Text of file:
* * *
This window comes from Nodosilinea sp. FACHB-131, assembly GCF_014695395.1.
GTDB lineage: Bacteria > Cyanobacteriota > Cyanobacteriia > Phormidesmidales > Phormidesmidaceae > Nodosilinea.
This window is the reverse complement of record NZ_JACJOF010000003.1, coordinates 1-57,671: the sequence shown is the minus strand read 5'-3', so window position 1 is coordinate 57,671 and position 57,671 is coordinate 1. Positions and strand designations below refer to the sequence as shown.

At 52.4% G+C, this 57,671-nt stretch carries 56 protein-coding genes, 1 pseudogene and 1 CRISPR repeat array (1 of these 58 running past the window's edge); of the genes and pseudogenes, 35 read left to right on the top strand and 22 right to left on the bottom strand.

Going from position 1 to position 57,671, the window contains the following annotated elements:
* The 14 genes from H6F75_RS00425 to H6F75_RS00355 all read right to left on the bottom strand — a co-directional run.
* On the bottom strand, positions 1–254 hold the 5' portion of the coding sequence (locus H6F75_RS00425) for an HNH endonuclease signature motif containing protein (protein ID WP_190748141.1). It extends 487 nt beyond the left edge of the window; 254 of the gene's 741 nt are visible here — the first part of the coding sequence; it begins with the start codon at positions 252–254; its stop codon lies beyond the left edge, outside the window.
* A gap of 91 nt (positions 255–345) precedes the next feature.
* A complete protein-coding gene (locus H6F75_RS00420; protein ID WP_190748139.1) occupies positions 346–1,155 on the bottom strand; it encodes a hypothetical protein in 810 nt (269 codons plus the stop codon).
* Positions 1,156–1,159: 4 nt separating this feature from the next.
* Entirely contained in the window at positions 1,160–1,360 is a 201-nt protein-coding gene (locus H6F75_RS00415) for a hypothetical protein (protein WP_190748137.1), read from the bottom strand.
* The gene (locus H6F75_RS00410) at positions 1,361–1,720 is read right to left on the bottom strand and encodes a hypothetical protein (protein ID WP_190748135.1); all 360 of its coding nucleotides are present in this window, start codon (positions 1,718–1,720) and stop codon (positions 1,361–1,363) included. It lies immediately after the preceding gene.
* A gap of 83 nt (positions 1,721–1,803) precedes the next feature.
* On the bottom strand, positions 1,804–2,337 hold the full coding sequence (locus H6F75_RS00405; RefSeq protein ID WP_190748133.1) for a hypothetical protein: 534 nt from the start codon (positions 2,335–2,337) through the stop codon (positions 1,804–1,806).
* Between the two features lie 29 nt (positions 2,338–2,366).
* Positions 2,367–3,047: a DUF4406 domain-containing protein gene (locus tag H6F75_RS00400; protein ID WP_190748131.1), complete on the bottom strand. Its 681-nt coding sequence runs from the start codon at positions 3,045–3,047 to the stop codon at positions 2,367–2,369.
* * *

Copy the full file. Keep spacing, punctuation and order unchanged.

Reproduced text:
This window comes from Nodosilinea sp. FACHB-131, assembly GCF_014695395.1.
GTDB lineage: Bacteria > Cyanobacteriota > Cyanobacteriia > Phormidesmidales > Phormidesmidaceae > Nodosilinea.
This window is the reverse complement of record NZ_JACJOF010000003.1, coordinates 1-57,671: the sequence shown is the minus strand read 5'-3', so window position 1 is coordinate 57,671 and position 57,671 is coordinate 1. Positions and strand designations below refer to the sequence as shown.

At 52.4% G+C, this 57,671-nt stretch carries 56 protein-coding genes, 1 pseudogene and 1 CRISPR repeat array (1 of these 58 running past the window's edge); of the genes and pseudogenes, 35 read left to right on the top strand and 22 right to left on the bottom strand.

Going from position 1 to position 57,671, the window contains the following annotated elements:
* The 14 genes from H6F75_RS00425 to H6F75_RS00355 all read right to left on the bottom strand — a co-directional run.
* On the bottom strand, positions 1–254 hold the 5' portion of the coding sequence (locus H6F75_RS00425) for an HNH endonuclease signature motif containing protein (protein ID WP_190748141.1). It extends 487 nt beyond the left edge of the window; 254 of the gene's 741 nt are visible here — the first part of the coding sequence; it begins with the start codon at positions 252–254; its stop codon lies beyond the left edge, outside the window.
* A gap of 91 nt (positions 255–345) precedes the next feature.
* A complete protein-coding gene (locus H6F75_RS00420; protein ID WP_190748139.1) occupies positions 346–1,155 on the bottom strand; it encodes a hypothetical protein in 810 nt (269 codons plus the stop codon).
* Positions 1,156–1,159: 4 nt separating this feature from the next.
* Entirely contained in the window at positions 1,160–1,360 is a 201-nt protein-coding gene (locus H6F75_RS00415) for a hypothetical protein (protein WP_190748137.1), read from the bottom strand.
* The gene (locus H6F75_RS00410) at positions 1,361–1,720 is read right to left on the bottom strand and encodes a hypothetical protein (protein ID WP_190748135.1); all 360 of its coding nucleotides are present in this window, start codon (positions 1,718–1,720) and stop codon (positions 1,361–1,363) included. It lies immediately after the preceding gene.
* A gap of 83 nt (positions 1,721–1,803) precedes the next feature.
* On the bottom strand, positions 1,804–2,337 hold the full coding sequence (locus H6F75_RS00405; RefSeq protein ID WP_190748133.1) for a hypothetical protein: 534 nt from the start codon (positions 2,335–2,337) through the stop codon (positions 1,804–1,806).
* Between the two features lie 29 nt (positions 2,338–2,366).
* Positions 2,367–3,047: a DUF4406 domain-containing protein gene (locus tag H6F75_RS00400; protein ID WP_190748131.1), complete on the bottom strand. Its 681-nt coding sequence runs from the start codon at positions 3,045–3,047 to the stop codon at positions 2,367–2,369.